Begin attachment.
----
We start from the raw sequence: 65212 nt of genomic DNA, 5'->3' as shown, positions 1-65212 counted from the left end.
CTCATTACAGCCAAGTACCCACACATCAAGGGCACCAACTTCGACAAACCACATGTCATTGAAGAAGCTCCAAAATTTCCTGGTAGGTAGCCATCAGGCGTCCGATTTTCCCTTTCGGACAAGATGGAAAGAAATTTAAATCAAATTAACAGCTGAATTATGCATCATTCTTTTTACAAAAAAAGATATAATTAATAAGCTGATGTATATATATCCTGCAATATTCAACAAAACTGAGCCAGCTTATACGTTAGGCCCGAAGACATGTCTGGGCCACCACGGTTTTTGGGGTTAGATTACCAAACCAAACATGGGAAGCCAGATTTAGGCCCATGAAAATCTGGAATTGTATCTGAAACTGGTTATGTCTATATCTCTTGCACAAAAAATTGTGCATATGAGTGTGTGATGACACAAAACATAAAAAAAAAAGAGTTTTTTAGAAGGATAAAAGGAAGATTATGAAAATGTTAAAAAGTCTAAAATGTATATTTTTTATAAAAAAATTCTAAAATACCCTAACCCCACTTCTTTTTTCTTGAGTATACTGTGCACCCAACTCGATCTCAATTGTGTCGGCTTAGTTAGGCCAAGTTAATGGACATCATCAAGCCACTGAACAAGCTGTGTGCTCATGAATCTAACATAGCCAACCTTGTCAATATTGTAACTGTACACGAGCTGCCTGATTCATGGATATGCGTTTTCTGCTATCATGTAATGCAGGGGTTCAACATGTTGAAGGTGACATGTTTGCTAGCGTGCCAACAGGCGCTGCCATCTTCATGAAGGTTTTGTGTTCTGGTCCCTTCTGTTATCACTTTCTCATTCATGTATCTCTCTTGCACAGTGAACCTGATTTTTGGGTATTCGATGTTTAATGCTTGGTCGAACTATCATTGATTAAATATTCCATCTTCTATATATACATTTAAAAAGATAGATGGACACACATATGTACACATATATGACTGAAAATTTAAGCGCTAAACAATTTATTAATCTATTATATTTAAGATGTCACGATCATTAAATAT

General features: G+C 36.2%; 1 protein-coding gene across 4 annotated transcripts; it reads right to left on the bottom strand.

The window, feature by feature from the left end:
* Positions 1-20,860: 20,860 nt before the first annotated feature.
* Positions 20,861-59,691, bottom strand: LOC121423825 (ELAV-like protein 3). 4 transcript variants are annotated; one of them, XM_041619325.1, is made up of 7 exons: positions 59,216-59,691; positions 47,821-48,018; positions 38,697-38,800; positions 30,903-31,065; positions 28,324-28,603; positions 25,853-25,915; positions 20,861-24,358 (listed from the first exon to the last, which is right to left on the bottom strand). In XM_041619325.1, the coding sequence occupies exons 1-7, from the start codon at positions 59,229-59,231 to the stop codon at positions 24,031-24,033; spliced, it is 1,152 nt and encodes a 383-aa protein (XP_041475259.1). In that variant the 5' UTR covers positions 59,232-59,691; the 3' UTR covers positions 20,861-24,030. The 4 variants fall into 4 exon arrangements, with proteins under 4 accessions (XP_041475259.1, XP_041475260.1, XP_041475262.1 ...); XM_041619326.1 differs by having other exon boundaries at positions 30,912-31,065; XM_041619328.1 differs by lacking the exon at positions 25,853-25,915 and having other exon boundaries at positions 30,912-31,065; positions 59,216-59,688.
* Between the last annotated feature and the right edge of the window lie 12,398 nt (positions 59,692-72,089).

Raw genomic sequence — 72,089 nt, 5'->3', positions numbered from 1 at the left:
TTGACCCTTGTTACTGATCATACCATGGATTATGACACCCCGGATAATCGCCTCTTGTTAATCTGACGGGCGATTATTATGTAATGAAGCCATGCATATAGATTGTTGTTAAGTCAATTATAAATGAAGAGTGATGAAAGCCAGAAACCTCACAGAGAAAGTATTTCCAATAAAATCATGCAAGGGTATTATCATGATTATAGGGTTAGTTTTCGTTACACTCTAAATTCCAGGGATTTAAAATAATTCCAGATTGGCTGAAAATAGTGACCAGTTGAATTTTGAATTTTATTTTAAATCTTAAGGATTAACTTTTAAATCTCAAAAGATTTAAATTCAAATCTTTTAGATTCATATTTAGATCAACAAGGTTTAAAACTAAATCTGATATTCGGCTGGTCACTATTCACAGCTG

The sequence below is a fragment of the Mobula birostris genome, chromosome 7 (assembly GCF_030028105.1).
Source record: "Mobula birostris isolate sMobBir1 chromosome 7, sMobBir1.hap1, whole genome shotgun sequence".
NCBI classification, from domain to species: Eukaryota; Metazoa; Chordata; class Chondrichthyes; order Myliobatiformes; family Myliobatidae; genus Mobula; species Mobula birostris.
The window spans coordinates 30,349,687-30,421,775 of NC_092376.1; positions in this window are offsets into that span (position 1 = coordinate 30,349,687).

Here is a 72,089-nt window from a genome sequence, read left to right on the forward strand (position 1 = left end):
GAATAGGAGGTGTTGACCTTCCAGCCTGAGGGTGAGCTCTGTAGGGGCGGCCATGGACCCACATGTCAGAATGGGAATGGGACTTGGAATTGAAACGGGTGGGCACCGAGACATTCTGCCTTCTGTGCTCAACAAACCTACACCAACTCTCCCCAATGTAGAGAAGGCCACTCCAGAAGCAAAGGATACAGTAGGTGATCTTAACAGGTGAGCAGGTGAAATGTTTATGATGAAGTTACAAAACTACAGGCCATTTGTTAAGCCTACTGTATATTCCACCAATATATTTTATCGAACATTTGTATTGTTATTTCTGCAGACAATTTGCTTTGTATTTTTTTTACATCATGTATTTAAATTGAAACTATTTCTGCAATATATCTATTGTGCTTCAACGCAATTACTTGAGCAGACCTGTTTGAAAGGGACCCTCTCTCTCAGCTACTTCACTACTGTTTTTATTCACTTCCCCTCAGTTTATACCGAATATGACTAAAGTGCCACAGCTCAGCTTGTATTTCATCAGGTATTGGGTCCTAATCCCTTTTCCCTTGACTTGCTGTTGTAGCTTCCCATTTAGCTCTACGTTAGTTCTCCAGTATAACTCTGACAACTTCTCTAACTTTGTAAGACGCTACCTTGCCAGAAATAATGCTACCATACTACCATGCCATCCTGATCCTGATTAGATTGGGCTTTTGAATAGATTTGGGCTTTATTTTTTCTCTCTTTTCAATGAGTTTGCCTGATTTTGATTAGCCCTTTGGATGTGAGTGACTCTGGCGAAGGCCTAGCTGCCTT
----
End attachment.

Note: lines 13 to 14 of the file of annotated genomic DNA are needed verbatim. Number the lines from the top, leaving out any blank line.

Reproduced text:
The window spans coordinates 30,349,687-30,421,775 of NC_092376.1; positions in this window are offsets into that span (position 1 = coordinate 30,349,687).

Here is a 72,089-nt window from a genome sequence, read left to right on the forward strand (position 1 = left end):